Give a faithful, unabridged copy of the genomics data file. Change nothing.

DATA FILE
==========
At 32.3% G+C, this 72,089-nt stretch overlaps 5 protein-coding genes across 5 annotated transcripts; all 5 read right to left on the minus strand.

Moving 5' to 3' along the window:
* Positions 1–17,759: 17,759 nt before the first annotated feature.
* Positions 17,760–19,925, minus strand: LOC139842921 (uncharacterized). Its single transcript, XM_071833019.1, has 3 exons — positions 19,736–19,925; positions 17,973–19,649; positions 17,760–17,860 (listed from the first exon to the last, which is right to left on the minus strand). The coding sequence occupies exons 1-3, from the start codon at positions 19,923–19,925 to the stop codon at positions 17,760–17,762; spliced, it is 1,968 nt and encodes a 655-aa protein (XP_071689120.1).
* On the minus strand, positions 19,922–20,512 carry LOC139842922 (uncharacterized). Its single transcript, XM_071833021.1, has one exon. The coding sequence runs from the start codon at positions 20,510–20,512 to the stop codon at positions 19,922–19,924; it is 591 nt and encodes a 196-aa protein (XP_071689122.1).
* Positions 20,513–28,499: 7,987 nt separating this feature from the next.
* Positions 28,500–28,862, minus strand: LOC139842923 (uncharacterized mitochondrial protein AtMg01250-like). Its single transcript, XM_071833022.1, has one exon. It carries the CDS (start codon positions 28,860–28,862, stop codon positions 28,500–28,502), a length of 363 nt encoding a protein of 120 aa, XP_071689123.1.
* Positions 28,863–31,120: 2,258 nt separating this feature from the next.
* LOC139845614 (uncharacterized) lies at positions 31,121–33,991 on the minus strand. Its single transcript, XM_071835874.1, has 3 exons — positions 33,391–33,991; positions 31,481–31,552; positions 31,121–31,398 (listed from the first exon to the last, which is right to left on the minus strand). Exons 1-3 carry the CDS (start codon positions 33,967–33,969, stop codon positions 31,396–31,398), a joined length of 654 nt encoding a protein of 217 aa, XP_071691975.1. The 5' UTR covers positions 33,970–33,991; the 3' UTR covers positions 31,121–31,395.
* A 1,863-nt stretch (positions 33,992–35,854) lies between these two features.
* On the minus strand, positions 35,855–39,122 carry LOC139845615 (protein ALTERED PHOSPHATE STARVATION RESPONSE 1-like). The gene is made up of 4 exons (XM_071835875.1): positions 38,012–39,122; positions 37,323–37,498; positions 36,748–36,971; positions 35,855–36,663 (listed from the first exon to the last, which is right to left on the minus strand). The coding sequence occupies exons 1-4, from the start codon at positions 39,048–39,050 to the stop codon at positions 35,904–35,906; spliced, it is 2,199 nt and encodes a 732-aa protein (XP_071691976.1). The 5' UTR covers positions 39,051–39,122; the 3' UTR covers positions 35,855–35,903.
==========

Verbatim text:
At 32.3% G+C, this 72,089-nt stretch overlaps 5 protein-coding genes across 5 annotated transcripts; all 5 read right to left on the minus strand.

Moving 5' to 3' along the window:
* Positions 1–17,759: 17,759 nt before the first annotated feature.
* Positions 17,760–19,925, minus strand: LOC139842921 (uncharacterized). Its single transcript, XM_071833019.1, has 3 exons — positions 19,736–19,925; positions 17,973–19,649; positions 17,760–17,860 (listed from the first exon to the last, which is right to left on the minus strand). The coding sequence occupies exons 1-3, from the start codon at positions 19,923–19,925 to the stop codon at positions 17,760–17,762; spliced, it is 1,968 nt and encodes a 655-aa protein (XP_071689120.1).
* On the minus strand, positions 19,922–20,512 carry LOC139842922 (uncharacterized). Its single transcript, XM_071833021.1, has one exon. The coding sequence runs from the start codon at positions 20,510–20,512 to the stop codon at positions 19,922–19,924; it is 591 nt and encodes a 196-aa protein (XP_071689122.1).
* Positions 20,513–28,499: 7,987 nt separating this feature from the next.
* Positions 28,500–28,862, minus strand: LOC139842923 (uncharacterized mitochondrial protein AtMg01250-like). Its single transcript, XM_071833022.1, has one exon. It carries the CDS (start codon positions 28,860–28,862, stop codon positions 28,500–28,502), a length of 363 nt encoding a protein of 120 aa, XP_071689123.1.
* Positions 28,863–31,120: 2,258 nt separating this feature from the next.
* LOC139845614 (uncharacterized) lies at positions 31,121–33,991 on the minus strand. Its single transcript, XM_071835874.1, has 3 exons — positions 33,391–33,991; positions 31,481–31,552; positions 31,121–31,398 (listed from the first exon to the last, which is right to left on the minus strand). Exons 1-3 carry the CDS (start codon positions 33,967–33,969, stop codon positions 31,396–31,398), a joined length of 654 nt encoding a protein of 217 aa, XP_071691975.1. The 5' UTR covers positions 33,970–33,991; the 3' UTR covers positions 31,121–31,395.
* A 1,863-nt stretch (positions 33,992–35,854) lies between these two features.
* On the minus strand, positions 35,855–39,122 carry LOC139845615 (protein ALTERED PHOSPHATE STARVATION RESPONSE 1-like). The gene is made up of 4 exons (XM_071835875.1): positions 38,012–39,122; positions 37,323–37,498; positions 36,748–36,971; positions 35,855–36,663 (listed from the first exon to the last, which is right to left on the minus strand). The coding sequence occupies exons 1-4, from the start codon at positions 39,048–39,050 to the stop codon at positions 35,904–35,906; spliced, it is 2,199 nt and encodes a 732-aa protein (XP_071691976.1). The 5' UTR covers positions 39,051–39,122; the 3' UTR covers positions 35,855–35,903.